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How Does The Liver Affect Blood Sugar Levels?

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How Sugar Messes Up Your Liver And Gives You Diabetes

Modern man is plagued with many diseases that you will not find in some "primitive" populations like modern hunter-gatherers. These include obesity, heart disease, some cancers and last but not least, type II diabetes... which has reached epidemic proportions in the past few decades and now afflicts about 300 million people worldwide. This disease is a common cause of early death, blindness, amputation and a severely decreased quality of life... and it is advancing rapidly, every single year. In the video above, Dr. Robert H. Lustig and Dr. Elissa S. Epel explain how excess sugar can mess up liver metabolism and ultimately lead to diabetes. Dr. Lustig recently took part in a study where they examined the associations between sugar consumption and diabetes in 175 countries (1). They found very clear associations, where each 150 kcal (about one can of soda) per day of sugar increased the prevalence of diabetes by 1.1%. To put this number in perspective, if all of the U.S. added one can of soda to their daily diet, almost 3.5 million more people would become diabetic. In this study, added sugar was the only part of the diet that correlated with diabetes when they adjusted for confound Continue reading >>

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Popular Questions

  1. User25259

    Liver Dump: In a Nutshell!

    I've read bits and pieces about this liver dump theory/condition, and would like someone, anyone to give me a short synopsis, or snapshot of just what exactly a "Liver dump" is; how to prevent it one from happening; and the pros and cons of a liver dump!
    Thanks for the info, it will be nice to have a short and sweet answer to what it is and how to know if it happens.
    Pastor Paul

  2. Nan OH

    Liver Dump is when your body thinks it is in need of fuel - glucose that is stored in the liver is released to fuel you up. Pros - not a thing a diabetic wants. Cons - high BGL in the morning. I can modify my glucose release by eating a small bowl of cereal with real sugar as a bed time snack (I use insulin). Don't think it can be prevented at all.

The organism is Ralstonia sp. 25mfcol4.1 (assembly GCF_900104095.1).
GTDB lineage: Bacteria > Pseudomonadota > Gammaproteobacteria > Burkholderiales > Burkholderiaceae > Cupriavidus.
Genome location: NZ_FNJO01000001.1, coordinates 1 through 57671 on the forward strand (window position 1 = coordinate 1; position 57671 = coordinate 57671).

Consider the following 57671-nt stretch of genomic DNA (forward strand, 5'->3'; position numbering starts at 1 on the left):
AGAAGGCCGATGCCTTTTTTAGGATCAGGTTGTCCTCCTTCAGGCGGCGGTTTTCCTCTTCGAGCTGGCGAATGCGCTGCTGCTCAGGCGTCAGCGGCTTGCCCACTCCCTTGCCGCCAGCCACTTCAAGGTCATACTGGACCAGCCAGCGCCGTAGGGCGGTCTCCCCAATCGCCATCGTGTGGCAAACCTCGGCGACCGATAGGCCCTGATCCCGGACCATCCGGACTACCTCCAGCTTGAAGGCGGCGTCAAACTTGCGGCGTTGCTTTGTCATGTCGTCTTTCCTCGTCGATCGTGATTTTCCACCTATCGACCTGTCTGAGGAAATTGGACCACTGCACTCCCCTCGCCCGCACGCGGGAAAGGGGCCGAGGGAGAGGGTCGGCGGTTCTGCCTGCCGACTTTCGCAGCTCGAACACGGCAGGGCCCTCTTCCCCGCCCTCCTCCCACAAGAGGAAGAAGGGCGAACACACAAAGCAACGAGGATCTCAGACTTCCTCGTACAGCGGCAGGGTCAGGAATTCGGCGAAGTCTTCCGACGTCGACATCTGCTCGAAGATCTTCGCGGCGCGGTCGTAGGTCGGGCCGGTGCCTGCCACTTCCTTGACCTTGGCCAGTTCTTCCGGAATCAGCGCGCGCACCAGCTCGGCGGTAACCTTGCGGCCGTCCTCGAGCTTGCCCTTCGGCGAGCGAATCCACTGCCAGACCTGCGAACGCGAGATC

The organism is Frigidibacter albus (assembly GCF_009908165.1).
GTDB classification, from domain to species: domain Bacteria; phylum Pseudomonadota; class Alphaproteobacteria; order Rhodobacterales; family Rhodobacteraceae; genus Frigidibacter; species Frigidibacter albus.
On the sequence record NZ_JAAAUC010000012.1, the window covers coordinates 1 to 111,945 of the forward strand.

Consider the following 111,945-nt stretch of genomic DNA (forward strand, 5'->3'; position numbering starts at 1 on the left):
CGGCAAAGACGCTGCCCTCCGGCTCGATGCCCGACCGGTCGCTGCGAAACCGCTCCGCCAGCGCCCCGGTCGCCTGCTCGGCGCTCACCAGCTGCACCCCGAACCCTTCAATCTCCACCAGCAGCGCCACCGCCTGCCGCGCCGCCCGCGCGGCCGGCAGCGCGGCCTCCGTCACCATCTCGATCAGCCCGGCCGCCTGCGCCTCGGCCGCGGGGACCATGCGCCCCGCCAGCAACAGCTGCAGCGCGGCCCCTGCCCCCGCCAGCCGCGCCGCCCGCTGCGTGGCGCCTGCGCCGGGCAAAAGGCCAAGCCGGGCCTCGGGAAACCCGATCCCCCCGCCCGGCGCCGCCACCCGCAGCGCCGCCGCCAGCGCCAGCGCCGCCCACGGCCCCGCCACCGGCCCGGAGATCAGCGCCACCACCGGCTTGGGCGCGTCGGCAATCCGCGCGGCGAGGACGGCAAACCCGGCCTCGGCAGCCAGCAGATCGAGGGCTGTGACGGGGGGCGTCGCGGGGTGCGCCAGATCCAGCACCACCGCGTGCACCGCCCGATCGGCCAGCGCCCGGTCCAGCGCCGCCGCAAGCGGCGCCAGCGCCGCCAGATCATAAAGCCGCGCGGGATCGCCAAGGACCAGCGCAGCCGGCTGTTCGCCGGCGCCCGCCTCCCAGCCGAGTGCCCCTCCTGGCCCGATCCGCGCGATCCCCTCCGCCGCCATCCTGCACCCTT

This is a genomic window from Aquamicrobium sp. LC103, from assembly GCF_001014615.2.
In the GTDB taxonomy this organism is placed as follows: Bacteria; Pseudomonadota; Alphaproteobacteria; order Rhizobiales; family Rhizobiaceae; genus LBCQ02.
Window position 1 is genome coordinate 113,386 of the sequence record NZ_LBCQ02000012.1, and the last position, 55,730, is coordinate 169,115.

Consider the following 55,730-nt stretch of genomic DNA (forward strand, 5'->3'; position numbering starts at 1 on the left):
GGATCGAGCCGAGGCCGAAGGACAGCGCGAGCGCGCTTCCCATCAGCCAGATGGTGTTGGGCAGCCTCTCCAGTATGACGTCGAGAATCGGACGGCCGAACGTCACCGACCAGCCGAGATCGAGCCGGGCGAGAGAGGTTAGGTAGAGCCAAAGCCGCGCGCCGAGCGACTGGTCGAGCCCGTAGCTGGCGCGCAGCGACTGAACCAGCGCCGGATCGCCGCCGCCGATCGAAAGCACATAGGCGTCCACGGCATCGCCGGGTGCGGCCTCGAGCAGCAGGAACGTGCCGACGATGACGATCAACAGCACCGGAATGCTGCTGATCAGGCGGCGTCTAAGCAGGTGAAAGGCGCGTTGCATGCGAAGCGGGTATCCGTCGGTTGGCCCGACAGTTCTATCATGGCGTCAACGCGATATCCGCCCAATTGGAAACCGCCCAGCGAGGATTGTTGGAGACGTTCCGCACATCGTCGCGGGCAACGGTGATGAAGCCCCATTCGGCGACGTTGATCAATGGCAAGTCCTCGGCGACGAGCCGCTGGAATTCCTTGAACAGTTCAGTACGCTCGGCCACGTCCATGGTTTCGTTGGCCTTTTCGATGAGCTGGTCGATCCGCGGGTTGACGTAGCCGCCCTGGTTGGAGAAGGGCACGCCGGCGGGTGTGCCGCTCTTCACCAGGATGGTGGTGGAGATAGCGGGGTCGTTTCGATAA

This is not a part of our normal attempt to get control - it usually happens while we sleep because that is the longest time we go without eating. Clear as Mud? Sorry

  3. smorgan

    Liver dumps are insulin the result of resistance of the liver. At various times as others have described - most notably at dawn - signals are sent out for the liver to release glycogen from its stores as glucose. In a normal system, the first release of glucose triggers a release of insulin from the pancreas. Shepherding glucose into cells for energy is not insulin's only job. It also 1) pushes fat into storage and inhibits its release and 2) encourages storage of glucose as glycogen in the liver AND inhibits or stops its release.
    So, in a type 2, normal hormone signals which would only cause a slight (and beneficial) rise in blood sugar cause a higher spike. This is because the liver responded to those other hormones but its response to insulin is impaired - hepatic insulin resistance - and so it releases more than it should, i.e., doesn't know when to stop.
    I avoid this by keeping my glycogen stores depleted. Depleting them is a prerequisite for getting into ketosis and since I stay in ketosis virtually all the time, no liver dumps. If I come out of ketosis - even though still eating very much "low-carb" and with good numbers throughout the day, Dawn Phenomenon will return and if breakfast is delayed, my BG will drift slowly up instead of its normal down or steady state.
    Others have various other tricks for getting around the broken hormone signaling/response.

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